3rd time proves golden charm for El Guerrouj


ATHENS -- Gift from God.

Hicham El Guerrouj was likening the meaning of his daughter's name to the precious gold he had earned, but the Moroccan might as well have been describing the last half of the men's 1,500 meters at Olympic Stadium last night.

After he had out-dueled Kenya's Bernard Lagat, El Guerrouj celebrated with a visit to the stands to cradle the aforementioned Hiba, who is 5 months old. That was before he broke into dance while bouzouki music played and after he and Lagat had collapsed on the track and shared an embrace that looked like a Michelangelo sculpture.

El Guerrouj turns 30 next month, and his flirtation with a gold medal has been track and field's greatest story over the past eight years.

In Atlanta, he ran at the shoulder of Nourredine Morceli, the great Algerian, but went sprawling with just over a lap to go and finished last. He sat in a tunnel and cried, but he was only 21, and surely Sydney would bring him happiness.

Four years ago, a Kenyan phenom named Noah Ngeny quashed those plans as El Guerrouj took silver, finishing a quarter of a second back.

"It's true that four years ago I cried tears of sadness," El Guerrouj said. "Today, I cried tears of joy. I was like a 4- or 5-year-old child."

El Guerrouj raced like a man at the height of his powers, which he has not been this year.

His world record of 3 minutes, 26.00 seconds was set in 1998. Lagat, the bronze medalist in Sydney, went 3:26.34 in 2001. The Kenyan recently beat El Guerrouj in Switzerland and was poised to do the same last night.

It was your standard tactical Olympic 1,500, as the pack passed through the 400 in 60 seconds and the 800 in nearly 2:02, the crowd growing restless on a cool night great for running. El Guerrouj finally forced the issue, bolting into the lead, with Lagat in close pursuit.

Lagat, who got degrees at Washington State and trains in Tucson, Ariz., was never more than two meters behind over the next 600 and drew alongside El Guerrouj coming off the final turn. The two began a final charge that had people gasping.

"It was like an avalanche coming at me," El Guerrouj said.

Lagat drew ahead by inches with 35 meters remaining, but El Guerrouj drifted far into Lane 2, denying him a direct path to the finish.

"In the last 50 meters, the first thing I thought about was Sydney, when Ngeny was coming and I didn't have the energy to start up again," El Guerrouj said. "I thank God I had the energy."

El Guerrouj accelerated, moved back into the lead and came through in 3:34.18, .12 of a second ahead of Lagat. It was the closest Olympic 1,500 since 1976, but five seconds faster than Montreal, when an African boycott devalued distance running.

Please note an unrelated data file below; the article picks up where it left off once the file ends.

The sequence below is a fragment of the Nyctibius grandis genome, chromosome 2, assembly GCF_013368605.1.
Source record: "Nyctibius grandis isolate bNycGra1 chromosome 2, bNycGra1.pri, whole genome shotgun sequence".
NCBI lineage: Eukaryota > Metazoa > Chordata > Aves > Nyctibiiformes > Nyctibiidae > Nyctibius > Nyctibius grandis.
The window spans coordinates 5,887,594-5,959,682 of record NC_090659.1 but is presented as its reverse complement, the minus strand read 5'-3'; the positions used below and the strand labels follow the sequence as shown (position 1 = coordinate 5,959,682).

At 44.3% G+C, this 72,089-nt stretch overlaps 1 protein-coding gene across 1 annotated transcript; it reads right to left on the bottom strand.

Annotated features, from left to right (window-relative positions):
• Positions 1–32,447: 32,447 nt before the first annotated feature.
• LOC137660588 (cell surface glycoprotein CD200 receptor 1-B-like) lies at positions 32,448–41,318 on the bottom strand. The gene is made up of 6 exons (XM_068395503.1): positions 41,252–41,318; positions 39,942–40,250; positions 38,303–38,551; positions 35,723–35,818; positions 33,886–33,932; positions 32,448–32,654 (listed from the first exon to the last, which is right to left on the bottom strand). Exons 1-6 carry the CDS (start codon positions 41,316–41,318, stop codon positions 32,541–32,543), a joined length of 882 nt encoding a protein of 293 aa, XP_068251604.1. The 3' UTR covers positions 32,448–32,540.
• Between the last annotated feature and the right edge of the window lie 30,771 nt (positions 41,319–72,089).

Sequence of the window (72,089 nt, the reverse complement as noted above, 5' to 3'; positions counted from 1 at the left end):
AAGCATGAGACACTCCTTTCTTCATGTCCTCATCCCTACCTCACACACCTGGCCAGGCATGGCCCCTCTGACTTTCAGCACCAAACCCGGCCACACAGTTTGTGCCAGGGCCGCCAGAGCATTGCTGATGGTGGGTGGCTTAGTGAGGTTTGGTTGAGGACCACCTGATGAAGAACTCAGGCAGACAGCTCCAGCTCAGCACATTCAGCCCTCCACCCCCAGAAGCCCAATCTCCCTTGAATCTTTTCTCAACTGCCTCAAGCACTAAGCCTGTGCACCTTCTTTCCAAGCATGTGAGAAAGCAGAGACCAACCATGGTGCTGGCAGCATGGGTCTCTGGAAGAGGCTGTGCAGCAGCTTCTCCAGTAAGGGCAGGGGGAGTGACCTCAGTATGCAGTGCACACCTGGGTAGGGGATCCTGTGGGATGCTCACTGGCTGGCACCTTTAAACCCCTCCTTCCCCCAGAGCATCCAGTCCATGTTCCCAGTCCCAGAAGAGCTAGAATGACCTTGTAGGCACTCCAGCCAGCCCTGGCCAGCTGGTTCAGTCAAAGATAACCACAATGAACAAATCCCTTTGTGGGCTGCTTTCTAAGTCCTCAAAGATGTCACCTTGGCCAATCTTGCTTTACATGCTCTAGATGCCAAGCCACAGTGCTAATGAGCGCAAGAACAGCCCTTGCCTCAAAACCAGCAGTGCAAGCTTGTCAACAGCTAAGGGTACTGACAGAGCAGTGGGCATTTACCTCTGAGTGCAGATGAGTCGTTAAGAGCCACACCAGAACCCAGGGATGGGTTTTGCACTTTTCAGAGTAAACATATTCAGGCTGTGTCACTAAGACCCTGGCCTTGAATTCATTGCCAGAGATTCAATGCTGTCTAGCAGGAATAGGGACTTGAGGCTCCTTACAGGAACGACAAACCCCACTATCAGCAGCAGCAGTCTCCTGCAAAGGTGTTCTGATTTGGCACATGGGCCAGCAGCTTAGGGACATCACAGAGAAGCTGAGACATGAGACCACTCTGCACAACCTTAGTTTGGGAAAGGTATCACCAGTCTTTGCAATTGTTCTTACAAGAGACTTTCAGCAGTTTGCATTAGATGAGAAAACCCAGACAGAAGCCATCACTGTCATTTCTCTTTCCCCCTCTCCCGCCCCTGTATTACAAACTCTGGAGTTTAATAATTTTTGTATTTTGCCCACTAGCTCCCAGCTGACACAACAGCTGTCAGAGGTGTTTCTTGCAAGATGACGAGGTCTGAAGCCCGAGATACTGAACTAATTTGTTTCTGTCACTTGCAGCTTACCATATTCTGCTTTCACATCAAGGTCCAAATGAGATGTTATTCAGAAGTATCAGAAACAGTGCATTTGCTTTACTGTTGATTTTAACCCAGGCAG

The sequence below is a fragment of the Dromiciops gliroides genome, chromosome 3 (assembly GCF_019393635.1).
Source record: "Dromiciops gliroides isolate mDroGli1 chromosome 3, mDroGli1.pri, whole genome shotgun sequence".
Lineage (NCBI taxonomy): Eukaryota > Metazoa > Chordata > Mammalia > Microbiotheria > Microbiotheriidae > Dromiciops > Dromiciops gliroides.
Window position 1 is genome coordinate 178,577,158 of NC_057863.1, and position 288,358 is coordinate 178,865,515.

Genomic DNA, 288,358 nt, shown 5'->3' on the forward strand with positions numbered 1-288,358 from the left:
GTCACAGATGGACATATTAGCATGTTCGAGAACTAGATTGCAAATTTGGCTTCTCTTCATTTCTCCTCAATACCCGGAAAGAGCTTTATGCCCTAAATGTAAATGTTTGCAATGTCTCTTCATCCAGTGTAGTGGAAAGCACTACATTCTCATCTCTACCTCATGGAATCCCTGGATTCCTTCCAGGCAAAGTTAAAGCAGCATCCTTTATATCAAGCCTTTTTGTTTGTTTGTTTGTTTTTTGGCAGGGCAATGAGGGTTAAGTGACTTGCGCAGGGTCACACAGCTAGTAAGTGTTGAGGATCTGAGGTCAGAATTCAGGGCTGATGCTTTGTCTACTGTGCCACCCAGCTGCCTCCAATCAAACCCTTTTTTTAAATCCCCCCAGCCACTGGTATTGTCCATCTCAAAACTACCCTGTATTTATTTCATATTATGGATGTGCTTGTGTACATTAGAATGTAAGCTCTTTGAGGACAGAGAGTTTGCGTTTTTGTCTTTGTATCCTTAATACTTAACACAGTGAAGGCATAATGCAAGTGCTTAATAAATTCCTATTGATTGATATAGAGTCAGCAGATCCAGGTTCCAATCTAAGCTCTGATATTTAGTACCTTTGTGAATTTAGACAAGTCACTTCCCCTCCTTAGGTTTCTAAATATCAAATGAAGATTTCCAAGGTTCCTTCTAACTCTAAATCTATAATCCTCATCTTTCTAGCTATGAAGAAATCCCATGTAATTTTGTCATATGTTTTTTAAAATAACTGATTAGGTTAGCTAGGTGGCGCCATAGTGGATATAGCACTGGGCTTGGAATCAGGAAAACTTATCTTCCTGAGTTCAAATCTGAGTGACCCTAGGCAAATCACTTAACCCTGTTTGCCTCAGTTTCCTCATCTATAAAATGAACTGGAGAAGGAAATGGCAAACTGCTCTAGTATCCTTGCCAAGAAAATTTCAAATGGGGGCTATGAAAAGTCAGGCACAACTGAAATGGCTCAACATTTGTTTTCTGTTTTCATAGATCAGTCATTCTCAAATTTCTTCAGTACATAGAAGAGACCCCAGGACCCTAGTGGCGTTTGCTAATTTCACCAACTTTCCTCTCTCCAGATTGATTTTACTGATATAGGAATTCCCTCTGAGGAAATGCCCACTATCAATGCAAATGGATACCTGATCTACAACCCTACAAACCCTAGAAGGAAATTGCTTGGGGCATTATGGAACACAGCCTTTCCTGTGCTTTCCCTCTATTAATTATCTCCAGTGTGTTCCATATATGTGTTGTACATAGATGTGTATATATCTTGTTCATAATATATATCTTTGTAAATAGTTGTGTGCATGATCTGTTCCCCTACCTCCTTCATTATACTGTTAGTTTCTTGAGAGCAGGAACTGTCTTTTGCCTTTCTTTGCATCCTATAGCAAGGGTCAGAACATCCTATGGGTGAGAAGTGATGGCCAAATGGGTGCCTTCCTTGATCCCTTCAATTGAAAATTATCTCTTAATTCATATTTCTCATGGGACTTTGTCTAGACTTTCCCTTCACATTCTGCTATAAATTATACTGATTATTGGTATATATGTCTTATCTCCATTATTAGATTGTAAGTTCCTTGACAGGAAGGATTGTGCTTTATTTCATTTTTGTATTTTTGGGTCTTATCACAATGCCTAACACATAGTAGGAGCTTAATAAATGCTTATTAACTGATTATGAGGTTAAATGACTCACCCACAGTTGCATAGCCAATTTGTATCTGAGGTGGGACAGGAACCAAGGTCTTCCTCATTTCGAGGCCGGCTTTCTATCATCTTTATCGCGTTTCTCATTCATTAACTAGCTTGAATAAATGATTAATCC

Aware of the heartbreak that El Guerrouj had sustained in the sport's signature event on its biggest stage, Lagat sounded as if he could not have been happier if he had taken the gold.

"Thank you very much," Lagat said to a journalist who, in so many words, asked if he had blown the race. "Today is a great day. I've been thinking about winning gold for my country. I gave 100 percent. I think he gave 101 percent."

El Guerrouj's emotion was relayed by a French interpreter who emoted as if she were on stage.

"I had some really difficult moments in my career, the kind of tests that make great athletes," El Guerrouj said. "I can't express my joy. You might say I'm a very deserving athlete."

In the women's 100 hurdles, Joanna Hayes set an Olympic record of 12.37, becoming the event's first American winner in a non-boycotted Games since Babe Didrikson in 1932.

Olena Krasovska of Ukraine was second and American Melissa Morrison third.

The proceedings didn't end until 1:30 a.m., when a Russian protest of the race was denied.

Canada's Perdita Felicien banged into the first hurdle, then took out Russia's Irina Shevchenko.


In the decathlon, an injury and a no-height in the pole vault finished Tom Pappas, but American teammate Bryan Clay added 160 points to his personal best and took silver behind the Czech Republic's Roman Sebrle.

Ana Guevara, the world champion in the women's 400, was trying to become Mexico's first Olympic track gold medalist outside race walking, but Tonique Williams-Darling of the Bahamas took the race in 49.41, .15 in front of Guevara.

Guevara spoke of how injury caused her to spend three months of training in the pool, then took a cell phone call from Mexican President Vicente Fox.

"We were all moved," Fox said. "It's as if we were all there with you."

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